Chris, £4000 per annum over a 50 year period of work (i.e. £200k, plus interest) should cover the average person's pension and health needs. Not everyone's the average person, so you add a little bit on for people over that threshold to cancel out the people under the threshold. 2% from a few millionaires should cover it...
I'm not suggesting Marx copyrighted freedom or fairness, Chris, but he did pretty much invent the idea that people should pay into 'the system' according to how much they earn / have. As it happens, I am a big believer in increasing income tax across the board and certainly for higher bands, but don't agree on NI which is, simply, not a tax but an insurance policy.
15/10/2012 7:59 pm
Sorry Sanco its is not a Insurance Policy. Because if you died early. Your partner (if not married) or the children do not get a penny of the money.
I just quoting the affect its having on the low paid people. Its does make any sense that our Rents and Service Charges increasing yearly. But the low paid worker never gets ahead. With the increase of Fares begining of the New Year and that a small increase in Minimum Wages. Government think we can just say can I have more hours. Think we can go and find extra work. When we may already not know until Friday what rota the Manager put us on the following week. It will be worst when Universal Credit comes in for the low paid worker on part time hours.
I do not want to go cap in hand to the Housing Benefit to claim due to I am a low paid worker. Why I know to many migrants in the country taking the job's.
Yes you may say some do not want these job's. Well we never know due to the fact that the Mirgants our taking these job's.
16/10/2012 10:10 am
Sancho - bearing in mind it is recorded that Christ collected from his followers according to their means and distributed back to them according to their needs, I cannot see how you claim Marx invented the idea - or was he a lot older than he looked, old enough to perhaps date back to the earliest towns who, it is suggested, operated in this way also.
£200k per lifetime - about the cost of 5 hip operations. Good job we only have two legs each Sancho. It sounds a large sum of money, but I doubt it even covers a lifetime's health cost, let alone supporting through the leaner times and supporting the pension - which is probably why such things are funded out of general taxation and not specifically from National Insurance. Face it Sancho, of the 35 million working age people their combined NI contribution is £140bn - not even enough to cover the benefits bill. The truth is, the higher earners are contributing proportionately less because of the lower tax charged on higher incomes.
16/10/2012 10:56 am
Chris, you're assuming Christ existed...
I don't really have the time to get into a massive long debate with you. I'll leave it to that Parish Council bully fella to do that.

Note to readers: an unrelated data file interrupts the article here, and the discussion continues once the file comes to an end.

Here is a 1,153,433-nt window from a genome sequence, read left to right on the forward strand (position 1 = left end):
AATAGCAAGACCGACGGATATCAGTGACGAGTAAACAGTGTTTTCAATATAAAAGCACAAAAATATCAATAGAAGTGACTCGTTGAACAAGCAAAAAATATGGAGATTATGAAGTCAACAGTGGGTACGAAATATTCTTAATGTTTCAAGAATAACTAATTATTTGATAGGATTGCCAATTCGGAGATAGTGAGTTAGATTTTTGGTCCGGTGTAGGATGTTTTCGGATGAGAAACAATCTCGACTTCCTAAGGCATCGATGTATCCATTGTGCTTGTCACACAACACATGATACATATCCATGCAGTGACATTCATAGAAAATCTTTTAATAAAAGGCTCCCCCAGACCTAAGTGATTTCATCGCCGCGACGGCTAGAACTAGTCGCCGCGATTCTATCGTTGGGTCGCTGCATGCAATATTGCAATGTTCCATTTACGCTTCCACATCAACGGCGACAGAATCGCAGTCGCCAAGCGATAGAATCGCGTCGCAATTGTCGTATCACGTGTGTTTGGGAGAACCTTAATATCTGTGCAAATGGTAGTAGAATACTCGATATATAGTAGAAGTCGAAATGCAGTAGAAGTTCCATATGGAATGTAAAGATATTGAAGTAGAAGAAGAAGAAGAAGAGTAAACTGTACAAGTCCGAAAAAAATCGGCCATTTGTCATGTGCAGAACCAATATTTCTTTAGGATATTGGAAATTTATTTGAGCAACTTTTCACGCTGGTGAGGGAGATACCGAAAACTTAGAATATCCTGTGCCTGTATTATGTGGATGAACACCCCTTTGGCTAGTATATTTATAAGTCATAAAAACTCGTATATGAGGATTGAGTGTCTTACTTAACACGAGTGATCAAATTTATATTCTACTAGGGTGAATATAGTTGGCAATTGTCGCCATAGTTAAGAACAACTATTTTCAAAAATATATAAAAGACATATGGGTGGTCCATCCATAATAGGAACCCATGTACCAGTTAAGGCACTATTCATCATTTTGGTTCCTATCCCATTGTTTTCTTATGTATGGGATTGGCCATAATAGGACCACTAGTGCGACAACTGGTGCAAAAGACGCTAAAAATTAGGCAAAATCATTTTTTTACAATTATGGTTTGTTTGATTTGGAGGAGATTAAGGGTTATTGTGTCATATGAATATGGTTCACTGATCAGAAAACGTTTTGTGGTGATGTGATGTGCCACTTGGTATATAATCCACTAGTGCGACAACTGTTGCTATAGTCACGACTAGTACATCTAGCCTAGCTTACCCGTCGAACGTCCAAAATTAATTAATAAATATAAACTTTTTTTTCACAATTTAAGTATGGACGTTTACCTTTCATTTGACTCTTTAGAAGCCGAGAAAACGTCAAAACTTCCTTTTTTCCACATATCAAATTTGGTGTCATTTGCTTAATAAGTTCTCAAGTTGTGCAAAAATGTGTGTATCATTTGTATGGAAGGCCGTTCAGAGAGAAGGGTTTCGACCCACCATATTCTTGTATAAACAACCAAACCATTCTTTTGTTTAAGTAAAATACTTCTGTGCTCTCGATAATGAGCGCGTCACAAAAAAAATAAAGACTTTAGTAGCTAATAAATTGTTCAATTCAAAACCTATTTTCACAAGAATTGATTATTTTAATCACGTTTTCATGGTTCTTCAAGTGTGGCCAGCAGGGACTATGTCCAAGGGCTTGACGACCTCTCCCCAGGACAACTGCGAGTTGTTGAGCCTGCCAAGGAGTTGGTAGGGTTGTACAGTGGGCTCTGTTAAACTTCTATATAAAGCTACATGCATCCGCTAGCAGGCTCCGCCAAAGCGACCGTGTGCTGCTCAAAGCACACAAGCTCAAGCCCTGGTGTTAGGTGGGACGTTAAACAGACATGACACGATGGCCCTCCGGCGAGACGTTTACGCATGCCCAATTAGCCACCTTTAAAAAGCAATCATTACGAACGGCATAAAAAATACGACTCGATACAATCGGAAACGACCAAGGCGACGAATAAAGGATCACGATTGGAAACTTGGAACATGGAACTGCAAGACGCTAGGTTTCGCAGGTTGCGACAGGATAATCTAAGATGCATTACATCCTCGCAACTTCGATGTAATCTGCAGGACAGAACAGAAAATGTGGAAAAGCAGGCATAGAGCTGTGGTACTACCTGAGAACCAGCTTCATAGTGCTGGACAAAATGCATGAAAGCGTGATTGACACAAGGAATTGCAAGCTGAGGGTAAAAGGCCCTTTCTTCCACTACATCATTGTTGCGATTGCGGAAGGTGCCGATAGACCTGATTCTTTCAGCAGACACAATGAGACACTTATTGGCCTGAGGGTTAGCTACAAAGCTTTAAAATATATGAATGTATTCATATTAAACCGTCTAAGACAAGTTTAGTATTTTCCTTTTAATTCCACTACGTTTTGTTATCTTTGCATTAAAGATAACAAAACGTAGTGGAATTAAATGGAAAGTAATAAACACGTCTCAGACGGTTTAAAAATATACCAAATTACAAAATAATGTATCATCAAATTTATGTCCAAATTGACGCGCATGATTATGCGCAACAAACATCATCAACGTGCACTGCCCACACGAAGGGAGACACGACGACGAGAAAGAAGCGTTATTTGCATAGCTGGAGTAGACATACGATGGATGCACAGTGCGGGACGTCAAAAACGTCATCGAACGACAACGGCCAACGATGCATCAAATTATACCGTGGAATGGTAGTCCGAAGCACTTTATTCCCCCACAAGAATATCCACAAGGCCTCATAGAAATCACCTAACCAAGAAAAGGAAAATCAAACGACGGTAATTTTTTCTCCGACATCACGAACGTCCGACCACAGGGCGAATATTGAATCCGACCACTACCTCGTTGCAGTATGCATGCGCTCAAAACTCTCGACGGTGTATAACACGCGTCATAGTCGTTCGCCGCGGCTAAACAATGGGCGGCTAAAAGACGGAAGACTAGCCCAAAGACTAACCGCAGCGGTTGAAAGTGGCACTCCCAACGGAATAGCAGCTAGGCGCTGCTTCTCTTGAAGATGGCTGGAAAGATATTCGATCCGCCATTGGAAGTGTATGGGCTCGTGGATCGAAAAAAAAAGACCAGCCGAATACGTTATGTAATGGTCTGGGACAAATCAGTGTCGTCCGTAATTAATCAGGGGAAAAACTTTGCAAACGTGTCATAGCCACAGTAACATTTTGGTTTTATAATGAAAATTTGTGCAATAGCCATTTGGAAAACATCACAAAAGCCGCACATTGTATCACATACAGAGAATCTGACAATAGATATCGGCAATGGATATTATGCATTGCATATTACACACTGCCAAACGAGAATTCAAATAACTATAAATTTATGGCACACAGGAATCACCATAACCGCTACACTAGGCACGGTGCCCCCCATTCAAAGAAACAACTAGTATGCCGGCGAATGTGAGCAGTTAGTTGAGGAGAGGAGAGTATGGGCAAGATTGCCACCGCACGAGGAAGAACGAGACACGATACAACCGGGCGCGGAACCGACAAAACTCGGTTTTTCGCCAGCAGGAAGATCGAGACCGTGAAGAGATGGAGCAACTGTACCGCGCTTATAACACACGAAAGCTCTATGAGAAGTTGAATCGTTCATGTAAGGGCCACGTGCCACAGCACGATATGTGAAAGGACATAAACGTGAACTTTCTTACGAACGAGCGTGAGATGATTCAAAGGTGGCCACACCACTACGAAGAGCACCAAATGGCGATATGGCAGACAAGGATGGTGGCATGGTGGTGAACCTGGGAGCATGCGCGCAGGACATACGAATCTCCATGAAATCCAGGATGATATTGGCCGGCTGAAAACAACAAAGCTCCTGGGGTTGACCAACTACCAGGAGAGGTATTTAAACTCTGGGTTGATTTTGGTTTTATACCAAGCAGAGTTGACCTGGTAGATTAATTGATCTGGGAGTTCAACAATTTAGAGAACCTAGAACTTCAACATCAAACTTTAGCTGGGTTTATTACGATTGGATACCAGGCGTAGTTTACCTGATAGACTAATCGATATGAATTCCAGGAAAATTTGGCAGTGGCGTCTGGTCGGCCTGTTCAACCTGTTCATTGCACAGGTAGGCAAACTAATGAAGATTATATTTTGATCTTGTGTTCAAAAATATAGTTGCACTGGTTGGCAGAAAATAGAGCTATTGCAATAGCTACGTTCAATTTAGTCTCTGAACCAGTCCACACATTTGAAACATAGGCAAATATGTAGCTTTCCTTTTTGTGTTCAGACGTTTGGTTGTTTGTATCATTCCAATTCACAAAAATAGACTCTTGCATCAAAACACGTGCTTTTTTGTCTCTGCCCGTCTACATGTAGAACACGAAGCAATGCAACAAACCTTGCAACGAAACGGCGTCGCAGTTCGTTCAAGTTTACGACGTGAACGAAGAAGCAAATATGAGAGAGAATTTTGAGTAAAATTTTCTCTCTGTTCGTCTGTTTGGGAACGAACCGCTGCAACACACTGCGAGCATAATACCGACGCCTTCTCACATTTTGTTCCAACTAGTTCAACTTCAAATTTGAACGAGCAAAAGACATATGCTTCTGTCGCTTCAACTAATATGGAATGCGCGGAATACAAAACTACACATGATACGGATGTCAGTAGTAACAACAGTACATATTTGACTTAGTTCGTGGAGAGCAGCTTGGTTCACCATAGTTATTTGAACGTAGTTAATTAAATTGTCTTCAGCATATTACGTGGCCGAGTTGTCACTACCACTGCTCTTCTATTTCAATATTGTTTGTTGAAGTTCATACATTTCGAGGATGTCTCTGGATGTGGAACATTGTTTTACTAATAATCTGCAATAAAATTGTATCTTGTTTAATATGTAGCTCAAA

Two quick points - you know exactly what I mean about Marx; you pretty much quoted his philosophy word for word. As I said, we're not a Marxist country. I make no statement on whether that's good or bad, merely that it's the truth we need to face.
The other is that it's £200k, plus interest. Put £4k in the bank every year for 50 years and see how much you have at the end - it's a lot more than £200k.
It's interesting to see your comment about NI contributions from working age people against Raindrop's comments about economic migrants. What we really need is more working age people to come in, pay into NI and then not stay around for retirement....
16/10/2012 11:35 am
That he is mentioned in historical texts written by Tacitus, along with other noted Jewish figures, events and outcomes of those days in Palestine - not to mention having the Bible and the Koran as containing supportive details to his existance, It think there is not a question that Christ existed Sancho.
Yes - you are correct Sancho in that Marx drew from a wide understanding of history as to what had worked and what had not, and had the contemporary condition to draw upon also - but other than the 'ism' ascribed to him he did not invent that upon which he commented - in that you were not correct.
True point about the investment (although currently the return would not even cover inflation).
Absolutely regarding the need for more working people to be participating in our system to maintain its viability and value - although that is different from more 'working age' as this in itself would not help. Equally, if all working people paid in by the same proportion, the system would be better funded and more sustainable. I'd extend that to all citizens then gaining the same benefit, but that is a different debate.